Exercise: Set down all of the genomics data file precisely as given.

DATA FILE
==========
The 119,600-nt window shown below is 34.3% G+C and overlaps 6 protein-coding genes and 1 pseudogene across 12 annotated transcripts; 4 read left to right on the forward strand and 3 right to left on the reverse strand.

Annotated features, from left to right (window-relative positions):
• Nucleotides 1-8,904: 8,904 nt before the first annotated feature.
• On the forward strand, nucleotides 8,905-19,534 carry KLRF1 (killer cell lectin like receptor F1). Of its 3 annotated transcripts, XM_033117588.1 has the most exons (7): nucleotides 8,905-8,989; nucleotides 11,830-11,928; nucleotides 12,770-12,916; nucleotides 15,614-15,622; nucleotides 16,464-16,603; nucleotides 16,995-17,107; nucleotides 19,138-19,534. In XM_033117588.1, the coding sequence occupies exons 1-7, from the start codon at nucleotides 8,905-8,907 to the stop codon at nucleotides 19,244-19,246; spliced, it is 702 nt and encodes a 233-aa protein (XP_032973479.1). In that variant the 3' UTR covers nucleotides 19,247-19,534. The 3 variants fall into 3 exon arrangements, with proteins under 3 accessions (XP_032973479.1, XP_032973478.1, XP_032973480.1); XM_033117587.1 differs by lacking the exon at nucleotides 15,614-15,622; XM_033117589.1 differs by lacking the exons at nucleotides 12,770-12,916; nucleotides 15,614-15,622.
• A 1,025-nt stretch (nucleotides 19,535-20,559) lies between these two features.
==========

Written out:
The 119,600-nt window shown below is 34.3% G+C and overlaps 6 protein-coding genes and 1 pseudogene across 12 annotated transcripts; 4 read left to right on the forward strand and 3 right to left on the reverse strand.

Annotated features, from left to right (window-relative positions):
• Nucleotides 1-8,904: 8,904 nt before the first annotated feature.
• On the forward strand, nucleotides 8,905-19,534 carry KLRF1 (killer cell lectin like receptor F1). Of its 3 annotated transcripts, XM_033117588.1 has the most exons (7): nucleotides 8,905-8,989; nucleotides 11,830-11,928; nucleotides 12,770-12,916; nucleotides 15,614-15,622; nucleotides 16,464-16,603; nucleotides 16,995-17,107; nucleotides 19,138-19,534. In XM_033117588.1, the coding sequence occupies exons 1-7, from the start codon at nucleotides 8,905-8,907 to the stop codon at nucleotides 19,244-19,246; spliced, it is 702 nt and encodes a 233-aa protein (XP_032973479.1). In that variant the 3' UTR covers nucleotides 19,247-19,534. The 3 variants fall into 3 exon arrangements, with proteins under 3 accessions (XP_032973479.1, XP_032973478.1, XP_032973480.1); XM_033117587.1 differs by lacking the exon at nucleotides 15,614-15,622; XM_033117589.1 differs by lacking the exons at nucleotides 12,770-12,916; nucleotides 15,614-15,622.
• A 1,025-nt stretch (nucleotides 19,535-20,559) lies between these two features.